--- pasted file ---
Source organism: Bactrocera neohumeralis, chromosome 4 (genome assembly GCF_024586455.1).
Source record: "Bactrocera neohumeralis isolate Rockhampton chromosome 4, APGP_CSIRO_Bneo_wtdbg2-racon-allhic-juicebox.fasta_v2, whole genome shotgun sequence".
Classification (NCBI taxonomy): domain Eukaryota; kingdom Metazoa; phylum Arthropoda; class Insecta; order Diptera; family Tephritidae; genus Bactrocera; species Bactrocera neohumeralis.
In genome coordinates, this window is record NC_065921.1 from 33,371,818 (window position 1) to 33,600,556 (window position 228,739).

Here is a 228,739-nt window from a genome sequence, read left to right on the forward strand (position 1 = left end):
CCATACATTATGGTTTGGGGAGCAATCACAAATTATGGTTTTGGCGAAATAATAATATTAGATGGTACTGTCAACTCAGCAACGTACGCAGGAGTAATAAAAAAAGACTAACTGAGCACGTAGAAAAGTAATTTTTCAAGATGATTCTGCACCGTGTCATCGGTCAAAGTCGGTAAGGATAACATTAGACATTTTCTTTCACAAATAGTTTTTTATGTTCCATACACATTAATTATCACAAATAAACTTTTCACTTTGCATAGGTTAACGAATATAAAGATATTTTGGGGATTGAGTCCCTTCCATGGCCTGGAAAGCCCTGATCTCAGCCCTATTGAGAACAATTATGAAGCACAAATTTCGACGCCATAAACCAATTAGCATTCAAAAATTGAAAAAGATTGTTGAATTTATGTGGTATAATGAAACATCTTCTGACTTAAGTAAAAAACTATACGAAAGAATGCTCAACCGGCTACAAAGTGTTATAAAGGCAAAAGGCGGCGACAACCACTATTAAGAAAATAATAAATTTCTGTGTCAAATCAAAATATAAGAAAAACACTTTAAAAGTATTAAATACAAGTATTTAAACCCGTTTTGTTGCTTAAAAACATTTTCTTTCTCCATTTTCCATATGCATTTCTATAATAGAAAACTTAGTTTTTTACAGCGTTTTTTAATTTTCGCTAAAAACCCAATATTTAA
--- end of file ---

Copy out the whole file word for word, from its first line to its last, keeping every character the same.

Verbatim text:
Source organism: Bactrocera neohumeralis, chromosome 4 (genome assembly GCF_024586455.1).
Source record: "Bactrocera neohumeralis isolate Rockhampton chromosome 4, APGP_CSIRO_Bneo_wtdbg2-racon-allhic-juicebox.fasta_v2, whole genome shotgun sequence".
Classification (NCBI taxonomy): domain Eukaryota; kingdom Metazoa; phylum Arthropoda; class Insecta; order Diptera; family Tephritidae; genus Bactrocera; species Bactrocera neohumeralis.
In genome coordinates, this window is record NC_065921.1 from 33,371,818 (window position 1) to 33,600,556 (window position 228,739).

Here is a 228,739-nt window from a genome sequence, read left to right on the forward strand (position 1 = left end):
CCATACATTATGGTTTGGGGAGCAATCACAAATTATGGTTTTGGCGAAATAATAATATTAGATGGTACTGTCAACTCAGCAACGTACGCAGGAGTAATAAAAAAAGACTAACTGAGCACGTAGAAAAGTAATTTTTCAAGATGATTCTGCACCGTGTCATCGGTCAAAGTCGGTAAGGATAACATTAGACATTTTCTTTCACAAATAGTTTTTTATGTTCCATACACATTAATTATCACAAATAAACTTTTCACTTTGCATAGGTTAACGAATATAAAGATATTTTGGGGATTGAGTCCCTTCCATGGCCTGGAAAGCCCTGATCTCAGCCCTATTGAGAACAATTATGAAGCACAAATTTCGACGCCATAAACCAATTAGCATTCAAAAATTGAAAAAGATTGTTGAATTTATGTGGTATAATGAAACATCTTCTGACTTAAGTAAAAAACTATACGAAAGAATGCTCAACCGGCTACAAAGTGTTATAAAGGCAAAAGGCGGCGACAACCACTATTAAGAAAATAATAAATTTCTGTGTCAAATCAAAATATAAGAAAAACACTTTAAAAGTATTAAATACAAGTATTTAAACCCGTTTTGTTGCTTAAAAACATTTTCTTTCTCCATTTTCCATATGCATTTCTATAATAGAAAACTTAGTTTTTTACAGCGTTTTTTAATTTTCGCTAAAAACCCAATATTTAA